Trust your gut instinct

If others’ opinions are throwing you off course, it might be time to look within and take your own path

Illustration: Kate Styling
Words: Stephanie Lam

Should I go with my gut?

If you’re sailing through a cloudy night, without the stars as a guide, you need an accurate compass. You can’t trust someone else’s word that you’re going in the right direction – like a GPS signal, it might fail you. But a needle pointing north never will.

This is even truer for your inner needle. That’s your unique compass, forged from gut instinct and experience. As you navigate life, decisions must be made – often about practical matters, but also in relation to morals and values. A good compass guides you through rough seas. You can rely on it to tell you the right thing to do – who to trust and when to change direction.

But life is complicated. It’s easy to lose your way when pressure descends. Later – sometimes, years later – you’ll recognise that the needle was off. And that’s made more difficult by other people telling you in which direction you ought to head – because what prompts you to lose your compass is trusting someone else’s instead.

Why do I feel lost?

A map that appears to align looks simple to follow. And if you forget to look within, it’s easy to ignore your north and dismiss the niggle that tells you all is not well. Yet that niggle means your needle’s swinging, and it’s trying to alert you to your mismatched path.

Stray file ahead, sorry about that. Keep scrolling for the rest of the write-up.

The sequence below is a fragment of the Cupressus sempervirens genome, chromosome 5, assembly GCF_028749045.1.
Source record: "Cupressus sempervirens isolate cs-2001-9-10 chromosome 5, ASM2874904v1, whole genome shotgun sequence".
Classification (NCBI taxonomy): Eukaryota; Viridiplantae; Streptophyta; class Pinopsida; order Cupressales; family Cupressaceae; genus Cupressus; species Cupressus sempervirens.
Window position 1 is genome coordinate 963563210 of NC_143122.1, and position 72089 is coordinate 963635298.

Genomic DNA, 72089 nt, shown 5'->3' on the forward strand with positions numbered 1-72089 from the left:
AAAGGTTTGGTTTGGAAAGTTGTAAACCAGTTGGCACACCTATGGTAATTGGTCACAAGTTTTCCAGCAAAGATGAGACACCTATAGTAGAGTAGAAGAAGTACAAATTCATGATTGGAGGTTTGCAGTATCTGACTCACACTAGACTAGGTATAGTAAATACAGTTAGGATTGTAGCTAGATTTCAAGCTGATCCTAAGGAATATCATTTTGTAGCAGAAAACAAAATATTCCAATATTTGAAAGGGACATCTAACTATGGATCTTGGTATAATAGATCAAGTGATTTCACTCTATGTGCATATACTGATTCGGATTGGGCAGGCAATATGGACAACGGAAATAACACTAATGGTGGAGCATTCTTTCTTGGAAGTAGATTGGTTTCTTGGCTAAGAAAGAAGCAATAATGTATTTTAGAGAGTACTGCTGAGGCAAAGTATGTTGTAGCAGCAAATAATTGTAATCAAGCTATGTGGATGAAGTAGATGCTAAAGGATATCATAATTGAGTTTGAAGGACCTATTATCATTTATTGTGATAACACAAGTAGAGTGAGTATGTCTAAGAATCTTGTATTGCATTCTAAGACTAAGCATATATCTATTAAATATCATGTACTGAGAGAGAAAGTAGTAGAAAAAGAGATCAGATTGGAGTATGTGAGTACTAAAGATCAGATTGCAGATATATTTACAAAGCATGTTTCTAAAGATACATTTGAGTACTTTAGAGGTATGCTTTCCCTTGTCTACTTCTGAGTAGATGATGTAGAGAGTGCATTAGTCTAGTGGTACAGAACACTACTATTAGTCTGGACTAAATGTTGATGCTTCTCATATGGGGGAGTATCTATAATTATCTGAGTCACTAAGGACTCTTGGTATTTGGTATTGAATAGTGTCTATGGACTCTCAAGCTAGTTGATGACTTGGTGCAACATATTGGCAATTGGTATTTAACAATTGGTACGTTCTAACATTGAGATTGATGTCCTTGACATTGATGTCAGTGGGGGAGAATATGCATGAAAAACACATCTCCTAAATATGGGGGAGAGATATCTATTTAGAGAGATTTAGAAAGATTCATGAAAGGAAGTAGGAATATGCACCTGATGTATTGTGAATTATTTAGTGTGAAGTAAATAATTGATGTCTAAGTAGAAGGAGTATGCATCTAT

You’ll veer off course if you travel via a sense of right and wrong dictated by those who claim to know. Yes, a few degrees misaligned might seem slight at the time. But as any sailor will tell you, that incremental shift leads to many miles in the wrong direction. You may cling to your mismatched passage, even as the uncertainties multiply. Better to row back now before you meet the iceberg and it’s too late.

It might seem insurmountable to return to where you started, but the wellbeing factor of resetting your compass is a relief that you deserve to feel. To be aligned with your true north is to feel rooted. No more blindly following the path you’re told is correct. You can trust your inner sense of what’s right.

So, the next time you feel an inner disquiet, go inward, and sit with yourself in the dark. Identify where your needle is pointing you, and know that you need never feel lost again.

How to follow your inner compass

  • Recognise when you haven’t trusted yourself. Recall any agonising over the so-called right thing to do.
  • Acknowledge that you always knew which route to take but fear put you off following your truth.
  • Notice if you’ve outsourced your moral compass to another, instead of trusting yourself.
  • Now go inward, to where your compass sits. Take it from the shelf and sit quietly with it, relearning its work.
  • Begin a process of trust. Notice any discomfort you feel when others tell you what’s right and wrong. Don’t ignore the message. Instead, understand what your compass is trying to say.
  • Align your path with your true north. Following your own values, not another’s, will give you a sense of wellbeing that’s hard to resist.

You can read more articles about mental wellbeing in the latest issue of Breathe magazine.